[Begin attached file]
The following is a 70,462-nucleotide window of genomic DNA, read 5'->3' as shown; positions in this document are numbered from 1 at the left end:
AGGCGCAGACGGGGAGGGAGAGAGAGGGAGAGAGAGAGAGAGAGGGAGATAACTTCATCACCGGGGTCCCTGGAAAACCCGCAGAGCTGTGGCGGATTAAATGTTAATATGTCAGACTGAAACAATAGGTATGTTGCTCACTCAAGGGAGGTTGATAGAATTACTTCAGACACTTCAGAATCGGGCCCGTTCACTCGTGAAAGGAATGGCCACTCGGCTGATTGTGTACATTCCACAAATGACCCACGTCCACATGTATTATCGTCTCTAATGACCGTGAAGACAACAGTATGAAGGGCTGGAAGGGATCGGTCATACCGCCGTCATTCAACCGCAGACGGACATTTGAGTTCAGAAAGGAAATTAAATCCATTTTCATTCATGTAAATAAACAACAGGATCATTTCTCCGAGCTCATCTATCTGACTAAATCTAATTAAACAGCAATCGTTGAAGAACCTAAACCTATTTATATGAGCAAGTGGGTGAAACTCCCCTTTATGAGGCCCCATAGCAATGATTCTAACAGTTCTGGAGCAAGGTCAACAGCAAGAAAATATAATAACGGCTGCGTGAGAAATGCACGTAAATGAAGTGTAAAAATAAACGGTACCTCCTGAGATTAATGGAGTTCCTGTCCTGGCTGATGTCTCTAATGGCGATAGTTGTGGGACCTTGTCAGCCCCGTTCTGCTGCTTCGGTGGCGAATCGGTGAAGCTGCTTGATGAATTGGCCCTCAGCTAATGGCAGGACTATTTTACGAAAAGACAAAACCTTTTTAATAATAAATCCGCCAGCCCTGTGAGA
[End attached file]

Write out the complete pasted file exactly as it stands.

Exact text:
The following is a 70,462-nucleotide window of genomic DNA, read 5'->3' as shown; positions in this document are numbered from 1 at the left end:
AGGCGCAGACGGGGAGGGAGAGAGAGGGAGAGAGAGAGAGAGAGGGAGATAACTTCATCACCGGGGTCCCTGGAAAACCCGCAGAGCTGTGGCGGATTAAATGTTAATATGTCAGACTGAAACAATAGGTATGTTGCTCACTCAAGGGAGGTTGATAGAATTACTTCAGACACTTCAGAATCGGGCCCGTTCACTCGTGAAAGGAATGGCCACTCGGCTGATTGTGTACATTCCACAAATGACCCACGTCCACATGTATTATCGTCTCTAATGACCGTGAAGACAACAGTATGAAGGGCTGGAAGGGATCGGTCATACCGCCGTCATTCAACCGCAGACGGACATTTGAGTTCAGAAAGGAAATTAAATCCATTTTCATTCATGTAAATAAACAACAGGATCATTTCTCCGAGCTCATCTATCTGACTAAATCTAATTAAACAGCAATCGTTGAAGAACCTAAACCTATTTATATGAGCAAGTGGGTGAAACTCCCCTTTATGAGGCCCCATAGCAATGATTCTAACAGTTCTGGAGCAAGGTCAACAGCAAGAAAATATAATAACGGCTGCGTGAGAAATGCACGTAAATGAAGTGTAAAAATAAACGGTACCTCCTGAGATTAATGGAGTTCCTGTCCTGGCTGATGTCTCTAATGGCGATAGTTGTGGGACCTTGTCAGCCCCGTTCTGCTGCTTCGGTGGCGAATCGGTGAAGCTGCTTGATGAATTGGCCCTCAGCTAATGGCAGGACTATTTTACGAAAAGACAAAACCTTTTTAATAATAAATCCGCCAGCCCTGTGAGA